Published in 1980, “Jack: The Struggles of John F. Kennedy” is the first book in a two-volume series by historian Herbert Parmet. He is the author of eleven biographies and was a Distinguished Professor Emeritus of History at the City University of New York. His most recent book “Richard M. Nixon: An American Enigma” was published in 2007. Parmet died early this year at the age of 87.
This first volume of Parmet’s series is the oldest of my Kennedy biographies (excluding those authored by friends of JFK published shortly after his assassination). With 523 pages of text this book covers Kennedy’s life up to his 1960 presidential campaign and was the most detailed account of Kennedy’s pre-presidency for at least a decade following its publication.
Obviously the result of thorough research, this early work on Kennedy was a valuable source of insight for historians and JFK enthusiasts (particularly relating to his puzzling medical ailments) until fresh primary source materials on Kennedy became available over the past two decades. As a result, Parmet’s biography no longer seems a “go to” source on Kennedy and is infrequently read or referenced.
This volume is written in a generally straightforward, thoughtful and historically penetrating style. But it is often quite detailed and many readers will find greater-than-average patience is required to fully absorb its wisdom; it is far too easy to lose the forest for the trees and miss the “big picture” in this book’s twenty-nine chapters.
Much more a political biography directed towards Kennedy’s career than a popular narrative focused on the evolution of his complex character, this book will frustrate readers hoping to “get to know” JFK but may well delight those seeking a foundation in his political progression. Accordingly, this is a book which is often historically insightful but not often entertaining.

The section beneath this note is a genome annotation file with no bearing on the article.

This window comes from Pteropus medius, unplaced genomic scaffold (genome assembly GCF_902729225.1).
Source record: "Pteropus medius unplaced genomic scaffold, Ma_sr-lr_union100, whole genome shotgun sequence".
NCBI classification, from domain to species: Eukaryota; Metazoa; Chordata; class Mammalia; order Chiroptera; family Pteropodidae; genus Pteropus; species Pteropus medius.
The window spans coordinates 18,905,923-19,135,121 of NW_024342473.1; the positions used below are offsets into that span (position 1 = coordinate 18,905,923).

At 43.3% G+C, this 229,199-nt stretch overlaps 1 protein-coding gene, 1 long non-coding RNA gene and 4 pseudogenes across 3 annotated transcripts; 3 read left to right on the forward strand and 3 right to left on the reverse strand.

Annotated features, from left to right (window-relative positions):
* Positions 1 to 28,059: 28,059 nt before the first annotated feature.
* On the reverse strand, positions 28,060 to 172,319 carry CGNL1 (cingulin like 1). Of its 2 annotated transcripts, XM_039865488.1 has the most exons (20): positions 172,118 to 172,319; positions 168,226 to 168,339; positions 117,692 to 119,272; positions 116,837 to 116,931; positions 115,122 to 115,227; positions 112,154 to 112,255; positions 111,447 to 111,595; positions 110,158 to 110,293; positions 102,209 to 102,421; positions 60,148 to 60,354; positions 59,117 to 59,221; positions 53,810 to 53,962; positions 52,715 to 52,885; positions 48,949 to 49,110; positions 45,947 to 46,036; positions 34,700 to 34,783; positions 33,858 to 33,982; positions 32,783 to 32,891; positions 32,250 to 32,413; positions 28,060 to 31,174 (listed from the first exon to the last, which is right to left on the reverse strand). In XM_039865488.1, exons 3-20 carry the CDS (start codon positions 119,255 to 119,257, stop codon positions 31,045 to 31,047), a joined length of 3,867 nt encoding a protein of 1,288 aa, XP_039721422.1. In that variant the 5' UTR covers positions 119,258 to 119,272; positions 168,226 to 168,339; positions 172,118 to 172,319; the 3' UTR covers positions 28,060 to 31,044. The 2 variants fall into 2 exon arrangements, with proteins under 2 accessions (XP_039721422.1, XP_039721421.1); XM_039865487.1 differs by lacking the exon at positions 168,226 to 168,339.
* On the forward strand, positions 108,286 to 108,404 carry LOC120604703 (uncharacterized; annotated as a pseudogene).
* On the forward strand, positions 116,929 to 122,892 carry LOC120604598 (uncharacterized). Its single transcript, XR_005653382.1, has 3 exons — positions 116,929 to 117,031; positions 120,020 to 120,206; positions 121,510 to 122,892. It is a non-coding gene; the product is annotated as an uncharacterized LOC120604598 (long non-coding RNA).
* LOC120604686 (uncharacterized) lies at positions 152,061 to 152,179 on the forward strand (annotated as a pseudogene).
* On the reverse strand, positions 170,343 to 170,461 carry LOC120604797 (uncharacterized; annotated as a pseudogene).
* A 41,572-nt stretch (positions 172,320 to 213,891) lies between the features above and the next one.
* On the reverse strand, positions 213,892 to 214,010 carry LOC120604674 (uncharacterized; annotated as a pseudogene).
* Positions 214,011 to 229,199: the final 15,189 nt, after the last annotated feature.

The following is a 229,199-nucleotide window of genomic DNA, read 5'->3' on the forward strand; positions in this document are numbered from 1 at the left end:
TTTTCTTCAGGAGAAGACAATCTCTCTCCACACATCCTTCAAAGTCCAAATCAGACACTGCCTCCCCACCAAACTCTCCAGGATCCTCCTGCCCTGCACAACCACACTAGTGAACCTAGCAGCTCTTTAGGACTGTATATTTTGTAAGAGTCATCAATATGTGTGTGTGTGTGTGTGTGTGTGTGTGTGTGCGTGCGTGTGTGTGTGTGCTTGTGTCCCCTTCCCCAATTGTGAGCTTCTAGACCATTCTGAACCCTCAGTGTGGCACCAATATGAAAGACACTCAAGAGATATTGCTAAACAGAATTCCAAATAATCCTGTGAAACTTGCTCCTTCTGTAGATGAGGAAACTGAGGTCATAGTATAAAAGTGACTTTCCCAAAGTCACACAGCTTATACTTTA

Among its many attributes, this volume offers a more colorful and fulsome introduction to Jackie Bouvier’s family than I’ve seen elsewhere as well as a fascinating introduction to Ted Sorensen (JFK’s indispensable political aide). Also excellent is the book’s detailed exploration of Kennedy’s near-nomination as Adlai Stevenson’s VP in 1956 and Parmet’s review of the controversy related to JFK’s authorship of the Pulitzer Prize-winning “Profiles in Courage“.
Less satisfying is the author’s writing style which leaves Kennedy a frustratingly two-dimensional character stranded in a history text rather than a vibrant, colorful personality in a lively biography. Some subjects do not lend themselves to dynamic description (Martin van Buren and William Henry Harrison come to mind) but Kennedy is hardly a challenge to animate. And while Parmet offers a generally balanced perspective of Kennedy’s character he is reluctant to fully admit the extent of his subject’s compulsive womanizing.
Overall, Herbert Parmet’s “Jack: The Struggles of John F. Kennedy” is a sober, serious and academically-oriented political biography focused on JFK’s pre-presidency (and, most notably, on his political evolution). Historians and scholars will discover a valuable, but no longer fresh or unique, perspective on Kennedy. Most readers, however, are likely to find the author’s portrait of JFK disappointingly dull and flat.
Overall rating: 3½ stars